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HMS Researchers to Build Next Generation Discovery and Diagnostics Methods with Lumera’s ProteomicProcessor™ Biosensor
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HMS Researchers to Build Next Generation Discovery and Diagnostics Methods with Lumera’s ProteomicProcessor™ Biosensor

HMS Researchers to Build Next Generation Discovery and Diagnostics Methods with Lumera’s ProteomicProcessor™ Biosensor
News

HMS Researchers to Build Next Generation Discovery and Diagnostics Methods with Lumera’s ProteomicProcessor™ Biosensor

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Lumera Corporation has announced that Harvard Medical School researchers are now building next generation discovery and diagnostics methods with Lumera’s ProteomicProcessor™ Biosensor.

During the past year, Lumera has placed four beta units with respected, world renowned research organizations to demonstrate and establish applications that take advantage of the instrument’s throughput in a label-free format.

Harvard has served as a beta site for Lumera’s biosensor platform, the ProteomicProcessor™, since mid-2006.

The Harvard collaboration is focused on integrating their NAPPA (Nucleic Acid Programmable Protein Array) technology, which provides way to generate a protein biochip, with the ProteomicProcessor™ to read and analyze the biochip.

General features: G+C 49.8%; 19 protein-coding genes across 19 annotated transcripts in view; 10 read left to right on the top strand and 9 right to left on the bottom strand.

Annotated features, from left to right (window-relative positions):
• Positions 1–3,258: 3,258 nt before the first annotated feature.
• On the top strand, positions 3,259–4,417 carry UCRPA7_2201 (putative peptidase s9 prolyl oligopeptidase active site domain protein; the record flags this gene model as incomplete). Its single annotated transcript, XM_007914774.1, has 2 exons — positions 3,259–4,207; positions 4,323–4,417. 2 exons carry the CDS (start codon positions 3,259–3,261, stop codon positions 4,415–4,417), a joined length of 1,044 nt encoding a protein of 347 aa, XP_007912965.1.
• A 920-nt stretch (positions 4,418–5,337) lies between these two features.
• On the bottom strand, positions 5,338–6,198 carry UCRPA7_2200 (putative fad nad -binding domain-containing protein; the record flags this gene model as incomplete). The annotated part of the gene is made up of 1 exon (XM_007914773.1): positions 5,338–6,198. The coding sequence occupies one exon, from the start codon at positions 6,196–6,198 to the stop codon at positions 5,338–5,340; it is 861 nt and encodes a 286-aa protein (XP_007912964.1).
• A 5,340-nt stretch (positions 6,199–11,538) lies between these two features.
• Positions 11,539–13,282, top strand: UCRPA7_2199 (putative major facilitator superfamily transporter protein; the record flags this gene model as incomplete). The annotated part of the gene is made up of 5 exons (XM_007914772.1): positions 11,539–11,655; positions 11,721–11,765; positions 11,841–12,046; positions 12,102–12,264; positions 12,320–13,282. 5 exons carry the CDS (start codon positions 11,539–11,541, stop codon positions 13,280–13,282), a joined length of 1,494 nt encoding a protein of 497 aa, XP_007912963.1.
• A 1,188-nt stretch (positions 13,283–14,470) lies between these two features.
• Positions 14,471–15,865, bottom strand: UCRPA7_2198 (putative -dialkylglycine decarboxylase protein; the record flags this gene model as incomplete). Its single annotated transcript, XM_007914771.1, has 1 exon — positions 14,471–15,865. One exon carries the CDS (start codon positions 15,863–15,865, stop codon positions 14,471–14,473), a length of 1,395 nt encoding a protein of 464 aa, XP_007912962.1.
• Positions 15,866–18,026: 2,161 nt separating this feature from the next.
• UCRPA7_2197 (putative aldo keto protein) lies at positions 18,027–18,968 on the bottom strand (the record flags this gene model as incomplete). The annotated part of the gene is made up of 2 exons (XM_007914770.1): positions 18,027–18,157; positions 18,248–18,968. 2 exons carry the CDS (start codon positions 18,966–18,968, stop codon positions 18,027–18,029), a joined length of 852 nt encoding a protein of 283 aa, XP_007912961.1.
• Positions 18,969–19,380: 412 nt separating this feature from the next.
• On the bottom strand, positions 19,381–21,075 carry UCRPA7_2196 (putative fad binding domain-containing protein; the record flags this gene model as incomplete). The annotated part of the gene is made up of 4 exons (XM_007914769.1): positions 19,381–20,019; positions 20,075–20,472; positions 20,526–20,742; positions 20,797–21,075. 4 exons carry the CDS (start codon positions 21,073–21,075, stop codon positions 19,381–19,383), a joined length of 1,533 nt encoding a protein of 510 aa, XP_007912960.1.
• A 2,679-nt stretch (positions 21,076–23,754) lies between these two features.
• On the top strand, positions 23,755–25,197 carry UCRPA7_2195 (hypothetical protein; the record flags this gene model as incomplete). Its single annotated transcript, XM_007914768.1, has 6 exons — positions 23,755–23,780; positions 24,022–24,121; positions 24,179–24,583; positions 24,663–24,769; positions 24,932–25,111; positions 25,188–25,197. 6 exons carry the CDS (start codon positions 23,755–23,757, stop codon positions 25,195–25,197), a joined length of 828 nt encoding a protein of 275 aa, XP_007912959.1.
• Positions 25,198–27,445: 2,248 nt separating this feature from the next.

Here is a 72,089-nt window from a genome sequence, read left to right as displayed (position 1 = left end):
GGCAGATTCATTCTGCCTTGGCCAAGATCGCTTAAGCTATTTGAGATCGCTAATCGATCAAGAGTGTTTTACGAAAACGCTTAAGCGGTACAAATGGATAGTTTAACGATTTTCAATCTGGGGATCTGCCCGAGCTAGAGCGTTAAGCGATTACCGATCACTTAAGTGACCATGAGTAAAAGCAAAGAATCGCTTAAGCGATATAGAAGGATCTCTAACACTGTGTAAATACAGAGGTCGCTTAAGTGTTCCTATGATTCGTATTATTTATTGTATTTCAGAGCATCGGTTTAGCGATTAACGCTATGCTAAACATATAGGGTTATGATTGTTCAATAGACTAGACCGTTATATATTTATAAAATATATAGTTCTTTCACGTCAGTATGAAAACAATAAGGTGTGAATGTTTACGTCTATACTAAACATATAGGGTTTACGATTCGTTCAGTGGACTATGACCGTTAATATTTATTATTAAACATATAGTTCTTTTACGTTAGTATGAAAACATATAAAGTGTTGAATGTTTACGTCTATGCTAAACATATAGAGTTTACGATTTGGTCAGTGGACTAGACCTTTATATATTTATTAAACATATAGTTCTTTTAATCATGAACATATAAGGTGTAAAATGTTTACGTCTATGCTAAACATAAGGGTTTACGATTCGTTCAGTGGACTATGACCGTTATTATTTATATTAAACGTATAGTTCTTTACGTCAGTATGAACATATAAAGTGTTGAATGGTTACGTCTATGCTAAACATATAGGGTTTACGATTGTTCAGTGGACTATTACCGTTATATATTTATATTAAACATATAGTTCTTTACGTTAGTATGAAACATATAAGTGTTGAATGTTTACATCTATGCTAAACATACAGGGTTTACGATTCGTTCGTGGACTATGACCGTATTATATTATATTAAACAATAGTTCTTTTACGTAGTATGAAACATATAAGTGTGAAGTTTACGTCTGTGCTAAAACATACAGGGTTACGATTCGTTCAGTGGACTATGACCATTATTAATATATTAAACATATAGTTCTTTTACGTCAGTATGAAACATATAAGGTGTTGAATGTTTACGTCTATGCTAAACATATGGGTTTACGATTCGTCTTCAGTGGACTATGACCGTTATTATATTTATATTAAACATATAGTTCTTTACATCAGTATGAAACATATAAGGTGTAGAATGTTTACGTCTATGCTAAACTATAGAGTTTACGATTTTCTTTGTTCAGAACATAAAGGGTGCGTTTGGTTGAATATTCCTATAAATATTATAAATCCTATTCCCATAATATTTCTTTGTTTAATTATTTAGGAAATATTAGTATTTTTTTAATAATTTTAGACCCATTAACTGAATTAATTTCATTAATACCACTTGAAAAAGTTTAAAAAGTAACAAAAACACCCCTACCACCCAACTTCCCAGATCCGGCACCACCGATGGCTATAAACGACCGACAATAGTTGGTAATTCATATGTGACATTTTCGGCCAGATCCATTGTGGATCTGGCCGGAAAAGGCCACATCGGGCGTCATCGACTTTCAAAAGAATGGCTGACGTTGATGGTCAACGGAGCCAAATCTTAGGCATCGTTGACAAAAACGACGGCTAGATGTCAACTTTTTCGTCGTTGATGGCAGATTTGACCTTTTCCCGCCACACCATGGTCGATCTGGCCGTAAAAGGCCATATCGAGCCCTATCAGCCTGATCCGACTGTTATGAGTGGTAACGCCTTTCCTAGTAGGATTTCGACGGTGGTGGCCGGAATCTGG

"In the past quarter, we have successfully narrowed the window of processing conditions to produce a ProteomicProcessor™ compatible NAPPA array," said Dr. Joshua LaBaer, Director of the Harvard Institute of Proteomics.

"We now have a solid foundation on which to begin our development efforts."

"Among our first areas of investigation will be probing a family of 200 kinase proteins for their interaction with and among drug families relevant to cancer research."

"There is a significant amount of value to the pharmaceutical development market in combining these two technologies," said Dr. Timothy Londergan, Director of Lumera’s Bioscience Business.

"This will ultimately lead to new products that take advantage of NAPPA’s unique capability of producing proteins on demand and the ProteomicProcessor’s unique ability to understand in great detail how the proteins are interacting with each other and with other compounds, like, for example, drug candidates."

"We are particularly interested in using NAPPA to generate a human protein kinase array, allowing us to address a very large and growing segment of the drug discovery market with a high value consumable product."

According to Frost and Sullivan, the pharmaceutical industry spends nearly one third of its $50 billion of research and development dollars on kinase inhibitor therapeutics.

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